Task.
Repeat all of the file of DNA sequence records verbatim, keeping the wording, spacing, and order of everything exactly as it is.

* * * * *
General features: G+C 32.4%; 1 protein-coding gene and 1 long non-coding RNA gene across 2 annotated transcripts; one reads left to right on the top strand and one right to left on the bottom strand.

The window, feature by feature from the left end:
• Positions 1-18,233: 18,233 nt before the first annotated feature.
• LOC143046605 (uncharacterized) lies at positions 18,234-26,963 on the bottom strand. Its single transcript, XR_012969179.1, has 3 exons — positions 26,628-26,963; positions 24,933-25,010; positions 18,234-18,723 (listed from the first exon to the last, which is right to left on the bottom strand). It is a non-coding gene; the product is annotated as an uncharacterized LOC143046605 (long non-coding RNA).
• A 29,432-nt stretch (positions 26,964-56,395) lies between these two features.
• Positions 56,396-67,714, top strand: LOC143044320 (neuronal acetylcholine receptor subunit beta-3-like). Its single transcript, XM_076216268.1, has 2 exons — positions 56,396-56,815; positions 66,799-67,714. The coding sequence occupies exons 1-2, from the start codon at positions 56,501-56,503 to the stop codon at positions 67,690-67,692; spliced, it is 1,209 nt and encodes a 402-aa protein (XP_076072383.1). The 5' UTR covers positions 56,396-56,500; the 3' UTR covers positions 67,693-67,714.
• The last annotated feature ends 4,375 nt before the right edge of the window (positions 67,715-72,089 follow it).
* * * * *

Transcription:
General features: G+C 32.4%; 1 protein-coding gene and 1 long non-coding RNA gene across 2 annotated transcripts; one reads left to right on the top strand and one right to left on the bottom strand.

The window, feature by feature from the left end:
• Positions 1-18,233: 18,233 nt before the first annotated feature.
• LOC143046605 (uncharacterized) lies at positions 18,234-26,963 on the bottom strand. Its single transcript, XR_012969179.1, has 3 exons — positions 26,628-26,963; positions 24,933-25,010; positions 18,234-18,723 (listed from the first exon to the last, which is right to left on the bottom strand). It is a non-coding gene; the product is annotated as an uncharacterized LOC143046605 (long non-coding RNA).
• A 29,432-nt stretch (positions 26,964-56,395) lies between these two features.
• Positions 56,396-67,714, top strand: LOC143044320 (neuronal acetylcholine receptor subunit beta-3-like). Its single transcript, XM_076216268.1, has 2 exons — positions 56,396-56,815; positions 66,799-67,714. The coding sequence occupies exons 1-2, from the start codon at positions 56,501-56,503 to the stop codon at positions 67,690-67,692; spliced, it is 1,209 nt and encodes a 402-aa protein (XP_076072383.1). The 5' UTR covers positions 56,396-56,500; the 3' UTR covers positions 67,693-67,714.
• The last annotated feature ends 4,375 nt before the right edge of the window (positions 67,715-72,089 follow it).